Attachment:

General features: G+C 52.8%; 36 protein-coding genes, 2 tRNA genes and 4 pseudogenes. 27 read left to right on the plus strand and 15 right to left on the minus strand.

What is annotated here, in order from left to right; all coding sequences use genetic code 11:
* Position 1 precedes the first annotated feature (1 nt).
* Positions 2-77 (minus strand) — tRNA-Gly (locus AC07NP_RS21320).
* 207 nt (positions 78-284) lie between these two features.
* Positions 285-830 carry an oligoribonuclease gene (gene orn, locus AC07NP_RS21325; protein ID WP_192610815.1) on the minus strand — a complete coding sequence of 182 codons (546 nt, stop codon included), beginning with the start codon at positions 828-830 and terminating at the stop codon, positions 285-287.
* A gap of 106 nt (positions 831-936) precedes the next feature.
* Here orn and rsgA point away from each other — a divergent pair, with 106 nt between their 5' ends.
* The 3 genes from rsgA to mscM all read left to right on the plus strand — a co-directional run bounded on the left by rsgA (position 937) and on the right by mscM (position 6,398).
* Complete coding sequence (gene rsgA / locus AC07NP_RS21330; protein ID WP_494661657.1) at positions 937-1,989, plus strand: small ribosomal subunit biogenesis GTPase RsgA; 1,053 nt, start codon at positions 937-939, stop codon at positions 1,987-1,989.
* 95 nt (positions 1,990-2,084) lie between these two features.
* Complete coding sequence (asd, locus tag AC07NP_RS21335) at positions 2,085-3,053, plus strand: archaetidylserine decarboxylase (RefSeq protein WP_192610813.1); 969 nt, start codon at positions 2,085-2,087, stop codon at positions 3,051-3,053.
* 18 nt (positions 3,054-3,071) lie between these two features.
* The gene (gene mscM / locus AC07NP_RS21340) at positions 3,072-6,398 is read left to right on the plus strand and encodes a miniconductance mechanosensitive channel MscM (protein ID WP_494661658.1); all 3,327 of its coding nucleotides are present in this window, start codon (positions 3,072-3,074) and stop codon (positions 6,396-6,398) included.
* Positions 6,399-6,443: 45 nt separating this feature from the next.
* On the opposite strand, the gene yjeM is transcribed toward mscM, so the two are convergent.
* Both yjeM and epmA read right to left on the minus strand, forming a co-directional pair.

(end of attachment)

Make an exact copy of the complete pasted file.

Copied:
General features: G+C 52.8%; 36 protein-coding genes, 2 tRNA genes and 4 pseudogenes. 27 read left to right on the plus strand and 15 right to left on the minus strand.

What is annotated here, in order from left to right; all coding sequences use genetic code 11:
* Position 1 precedes the first annotated feature (1 nt).
* Positions 2-77 (minus strand) — tRNA-Gly (locus AC07NP_RS21320).
* 207 nt (positions 78-284) lie between these two features.
* Positions 285-830 carry an oligoribonuclease gene (gene orn, locus AC07NP_RS21325; protein ID WP_192610815.1) on the minus strand — a complete coding sequence of 182 codons (546 nt, stop codon included), beginning with the start codon at positions 828-830 and terminating at the stop codon, positions 285-287.
* A gap of 106 nt (positions 831-936) precedes the next feature.
* Here orn and rsgA point away from each other — a divergent pair, with 106 nt between their 5' ends.
* The 3 genes from rsgA to mscM all read left to right on the plus strand — a co-directional run bounded on the left by rsgA (position 937) and on the right by mscM (position 6,398).
* Complete coding sequence (gene rsgA / locus AC07NP_RS21330; protein ID WP_494661657.1) at positions 937-1,989, plus strand: small ribosomal subunit biogenesis GTPase RsgA; 1,053 nt, start codon at positions 937-939, stop codon at positions 1,987-1,989.
* 95 nt (positions 1,990-2,084) lie between these two features.
* Complete coding sequence (asd, locus tag AC07NP_RS21335) at positions 2,085-3,053, plus strand: archaetidylserine decarboxylase (RefSeq protein WP_192610813.1); 969 nt, start codon at positions 2,085-2,087, stop codon at positions 3,051-3,053.
* 18 nt (positions 3,054-3,071) lie between these two features.
* The gene (gene mscM / locus AC07NP_RS21340) at positions 3,072-6,398 is read left to right on the plus strand and encodes a miniconductance mechanosensitive channel MscM (protein ID WP_494661658.1); all 3,327 of its coding nucleotides are present in this window, start codon (positions 3,072-3,074) and stop codon (positions 6,396-6,398) included.
* Positions 6,399-6,443: 45 nt separating this feature from the next.
* On the opposite strand, the gene yjeM is transcribed toward mscM, so the two are convergent.
* Both yjeM and epmA read right to left on the minus strand, forming a co-directional pair.